To see just how much those who put us in this mess understand about democracy, let’s look at how our leaders have conducted themselves at home:
They started in 2000 with an election characterized by fraud and political manipulation. They treated the slimmest electoral validation possible as an unlimited mandate. They pushed through the Patriot Act which increases police powers at the expense of civil rights, created the domestic surveillance programs they insist require no oversight or permission, justified torture, censored science that doesn’t suit them, and pursued the wholesale looting of the democratic process by lobbyists.
Bush’s most ardent supporters don’t believe in the separation of powers or the separation of church and state. They never miss an opportunity to cut the public out of decision-making and to avoid oversight and accountability. Why would we think they know enough about democracy to teach it to anyone else?
Here are a few things they don’t get: A democratic culture is not made at the point of a gun in the middle of a civil war. Democracy is not downloadable—it isn’t an operating system you sell with a turnkey and then stand by to give technical support. Democracy is a system of government that rests on a culture with a history of incremental achievements.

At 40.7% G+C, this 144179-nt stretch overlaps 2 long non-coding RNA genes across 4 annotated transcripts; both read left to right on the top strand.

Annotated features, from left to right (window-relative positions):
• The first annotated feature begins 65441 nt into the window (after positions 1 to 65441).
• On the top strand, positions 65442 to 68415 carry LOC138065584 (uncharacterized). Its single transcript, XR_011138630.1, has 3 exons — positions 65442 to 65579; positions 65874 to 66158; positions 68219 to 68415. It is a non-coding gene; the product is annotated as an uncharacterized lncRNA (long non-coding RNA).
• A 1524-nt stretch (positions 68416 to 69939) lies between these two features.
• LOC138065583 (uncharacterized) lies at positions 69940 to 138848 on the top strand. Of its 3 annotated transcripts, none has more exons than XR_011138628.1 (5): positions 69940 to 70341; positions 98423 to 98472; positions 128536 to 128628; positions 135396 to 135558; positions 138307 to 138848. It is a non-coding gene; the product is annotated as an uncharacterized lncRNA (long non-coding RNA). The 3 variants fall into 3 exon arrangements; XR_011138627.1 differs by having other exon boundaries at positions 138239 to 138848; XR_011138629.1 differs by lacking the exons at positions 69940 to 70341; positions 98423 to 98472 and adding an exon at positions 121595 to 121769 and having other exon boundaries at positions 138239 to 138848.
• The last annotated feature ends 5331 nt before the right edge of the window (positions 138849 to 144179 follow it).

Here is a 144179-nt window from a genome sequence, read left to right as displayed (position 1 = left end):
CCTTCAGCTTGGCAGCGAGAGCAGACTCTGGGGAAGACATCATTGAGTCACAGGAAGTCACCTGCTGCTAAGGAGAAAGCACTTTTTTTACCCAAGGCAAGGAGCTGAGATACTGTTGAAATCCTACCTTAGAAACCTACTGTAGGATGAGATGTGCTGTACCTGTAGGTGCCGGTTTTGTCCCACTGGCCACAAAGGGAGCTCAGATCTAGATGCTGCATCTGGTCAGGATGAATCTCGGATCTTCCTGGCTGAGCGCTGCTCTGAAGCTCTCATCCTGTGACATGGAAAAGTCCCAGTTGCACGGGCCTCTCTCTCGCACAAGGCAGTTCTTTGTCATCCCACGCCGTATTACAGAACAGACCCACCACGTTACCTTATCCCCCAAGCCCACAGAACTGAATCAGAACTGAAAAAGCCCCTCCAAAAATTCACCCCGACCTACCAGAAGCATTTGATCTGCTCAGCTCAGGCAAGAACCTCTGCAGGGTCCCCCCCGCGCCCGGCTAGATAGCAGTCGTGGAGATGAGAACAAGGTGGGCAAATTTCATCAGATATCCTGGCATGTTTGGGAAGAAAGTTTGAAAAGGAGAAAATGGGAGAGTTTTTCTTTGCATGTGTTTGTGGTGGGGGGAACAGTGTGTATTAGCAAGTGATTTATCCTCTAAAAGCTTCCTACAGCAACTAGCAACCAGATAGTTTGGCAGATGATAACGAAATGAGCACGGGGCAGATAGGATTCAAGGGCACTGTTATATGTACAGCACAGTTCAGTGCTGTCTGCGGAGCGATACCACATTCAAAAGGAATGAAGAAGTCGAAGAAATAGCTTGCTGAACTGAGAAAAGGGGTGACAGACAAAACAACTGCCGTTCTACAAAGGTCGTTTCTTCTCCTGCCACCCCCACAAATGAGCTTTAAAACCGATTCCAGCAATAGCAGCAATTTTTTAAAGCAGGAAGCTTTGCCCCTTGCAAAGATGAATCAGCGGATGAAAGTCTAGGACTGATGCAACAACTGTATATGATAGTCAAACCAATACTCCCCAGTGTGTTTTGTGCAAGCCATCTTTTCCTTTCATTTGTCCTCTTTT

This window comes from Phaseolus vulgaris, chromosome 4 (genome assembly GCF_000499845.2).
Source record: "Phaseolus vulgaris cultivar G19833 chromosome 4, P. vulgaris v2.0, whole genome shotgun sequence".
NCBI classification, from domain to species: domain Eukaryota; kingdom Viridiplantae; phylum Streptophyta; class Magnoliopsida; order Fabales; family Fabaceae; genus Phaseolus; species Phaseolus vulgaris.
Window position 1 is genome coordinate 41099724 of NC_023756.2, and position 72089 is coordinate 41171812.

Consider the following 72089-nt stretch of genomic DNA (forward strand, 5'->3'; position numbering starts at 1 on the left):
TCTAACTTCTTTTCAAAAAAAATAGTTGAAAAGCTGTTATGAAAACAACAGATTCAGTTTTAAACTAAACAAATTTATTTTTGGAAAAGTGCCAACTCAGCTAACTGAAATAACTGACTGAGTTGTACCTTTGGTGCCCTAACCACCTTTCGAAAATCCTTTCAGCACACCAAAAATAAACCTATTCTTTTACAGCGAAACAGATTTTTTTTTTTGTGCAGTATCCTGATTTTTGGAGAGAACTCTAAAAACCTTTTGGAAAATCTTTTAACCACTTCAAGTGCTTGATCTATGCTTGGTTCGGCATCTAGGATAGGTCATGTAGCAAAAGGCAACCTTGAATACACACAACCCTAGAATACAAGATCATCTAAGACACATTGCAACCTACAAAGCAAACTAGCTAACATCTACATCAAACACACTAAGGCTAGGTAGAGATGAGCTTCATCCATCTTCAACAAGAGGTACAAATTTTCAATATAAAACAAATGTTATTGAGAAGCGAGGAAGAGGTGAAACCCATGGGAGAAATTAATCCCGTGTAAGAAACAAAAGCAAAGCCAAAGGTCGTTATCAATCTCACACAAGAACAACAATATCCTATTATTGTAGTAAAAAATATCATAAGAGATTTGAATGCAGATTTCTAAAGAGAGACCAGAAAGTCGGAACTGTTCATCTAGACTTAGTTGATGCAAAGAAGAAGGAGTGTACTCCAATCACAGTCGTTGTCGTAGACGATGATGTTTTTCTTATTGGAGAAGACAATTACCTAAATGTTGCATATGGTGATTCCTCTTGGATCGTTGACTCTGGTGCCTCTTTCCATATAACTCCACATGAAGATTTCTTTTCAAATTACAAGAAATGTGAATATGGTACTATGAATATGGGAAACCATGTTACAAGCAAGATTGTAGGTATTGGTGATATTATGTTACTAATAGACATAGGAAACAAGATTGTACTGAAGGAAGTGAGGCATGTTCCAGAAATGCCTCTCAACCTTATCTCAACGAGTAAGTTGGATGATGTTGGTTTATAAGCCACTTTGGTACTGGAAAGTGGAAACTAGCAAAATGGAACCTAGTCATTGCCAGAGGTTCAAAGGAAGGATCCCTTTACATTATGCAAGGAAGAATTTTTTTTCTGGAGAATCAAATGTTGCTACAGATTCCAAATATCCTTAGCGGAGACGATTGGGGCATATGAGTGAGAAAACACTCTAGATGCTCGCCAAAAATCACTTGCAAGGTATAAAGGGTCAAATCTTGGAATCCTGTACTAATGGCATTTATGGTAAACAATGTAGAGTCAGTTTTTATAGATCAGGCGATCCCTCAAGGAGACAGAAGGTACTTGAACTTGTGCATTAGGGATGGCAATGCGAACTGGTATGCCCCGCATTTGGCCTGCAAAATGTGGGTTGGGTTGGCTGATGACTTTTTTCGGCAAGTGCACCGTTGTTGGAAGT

Look at our own history. Abolitionists struggled for decades before slavery was ended at the conclusion of a bloody Civil War. The suffragettes struggled to extend the full rights of citizenship to women. There was a long and intense labor movement to protect children and workers and a Civil Rights movement to enfranchise people of color. Today, 230 years after the Declaration of Independence, we are still working to practice democracy, to reconcile our differences, and to understand how to live in a democratic culture.
The civic behaviors and tolerant attitudes we take for granted — such as agreeing to disagree, protecting dissent, communicating openly with one another, defining our communities inclusively, and not judging one another on the basis of religion, race, or ethnicity — did not come naturally or easily. They were acquired over generations, they are cumulative in nature, and we are still struggling to practice them.